We find a village, Kaung Daing, arrange the hire of a boat for the next day and spend the night in an outbuilding next to a pagoda.
Lake Inle is a huge water borne community. Towns, villages, markets, shops and restaurants are all perched on stilts around the marshy shoreline. On the lake itself there are boats everywhere, carrying passengers, ferrying supplies or being used for fishing. Children paddle themselves to school while their mums head off to the floating market. The arrival of the outboard motor is probably the only thing that has changed this way of life for centuries.
The technique used by the fishermen is unique in that they stand on one leg on the bow of their boat and use the other leg to push the paddle through the water. This leaves their hands free to position their nets. It’s an extraordinary display of balance and control that presumably results in several dunkings before it’s perfected.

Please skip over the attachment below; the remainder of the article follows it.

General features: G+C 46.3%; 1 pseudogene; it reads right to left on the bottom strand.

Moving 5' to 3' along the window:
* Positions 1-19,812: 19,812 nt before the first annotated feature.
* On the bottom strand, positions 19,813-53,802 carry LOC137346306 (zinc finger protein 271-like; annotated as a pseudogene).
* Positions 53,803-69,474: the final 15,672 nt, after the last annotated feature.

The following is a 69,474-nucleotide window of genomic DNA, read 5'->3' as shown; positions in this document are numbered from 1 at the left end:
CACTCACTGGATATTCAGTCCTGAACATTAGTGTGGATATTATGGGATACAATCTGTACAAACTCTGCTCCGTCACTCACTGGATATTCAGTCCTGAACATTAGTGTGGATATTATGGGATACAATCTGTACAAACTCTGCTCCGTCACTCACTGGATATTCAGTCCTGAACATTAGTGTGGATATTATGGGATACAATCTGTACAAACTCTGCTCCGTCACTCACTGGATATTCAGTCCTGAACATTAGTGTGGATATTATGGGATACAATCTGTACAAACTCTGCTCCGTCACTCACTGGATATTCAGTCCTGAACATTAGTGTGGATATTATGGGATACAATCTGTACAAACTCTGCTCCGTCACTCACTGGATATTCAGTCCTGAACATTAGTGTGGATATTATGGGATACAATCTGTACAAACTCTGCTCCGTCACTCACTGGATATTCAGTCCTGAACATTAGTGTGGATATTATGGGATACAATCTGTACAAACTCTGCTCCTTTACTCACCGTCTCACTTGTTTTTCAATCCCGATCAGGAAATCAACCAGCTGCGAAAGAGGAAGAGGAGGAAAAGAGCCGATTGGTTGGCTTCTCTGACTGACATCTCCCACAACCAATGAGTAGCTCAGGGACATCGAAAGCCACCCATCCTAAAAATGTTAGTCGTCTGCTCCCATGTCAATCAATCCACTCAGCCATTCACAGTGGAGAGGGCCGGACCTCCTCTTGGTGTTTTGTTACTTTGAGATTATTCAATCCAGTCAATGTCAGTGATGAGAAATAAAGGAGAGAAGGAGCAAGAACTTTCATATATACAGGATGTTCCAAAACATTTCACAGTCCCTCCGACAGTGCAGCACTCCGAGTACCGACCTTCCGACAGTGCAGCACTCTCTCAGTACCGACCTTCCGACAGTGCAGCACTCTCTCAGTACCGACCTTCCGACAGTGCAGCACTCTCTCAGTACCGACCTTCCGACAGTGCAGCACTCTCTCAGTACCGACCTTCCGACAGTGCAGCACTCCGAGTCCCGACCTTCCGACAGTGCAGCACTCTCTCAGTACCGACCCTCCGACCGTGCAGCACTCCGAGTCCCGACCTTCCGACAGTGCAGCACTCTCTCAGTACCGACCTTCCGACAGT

The first stop on our boat trip is Nga Phe Chaung Monastery, formerly known as jumping cat monastery. Disappointingly the display of cats trained to jump through hoops no longer takes place as the abbot who trained them has died. The monks who are left must be too busy watching football to have time to train the cats.
The Burmese have an obsession with gold. The pagodas, temples, shrines, statues are all painted and sometimes gilded with gold. On the lake we find a temple where 5 small Buddha statues have been transformed into amorphous blobs due to amount of gold leaf that smothers them. Devotees can buy small squares of 18 carrot leaf then carefully paste them on while saying a prayer. Like many holy sights in the country only men can get near to the statues while women stay at a safe distance and can watch on a TV screen.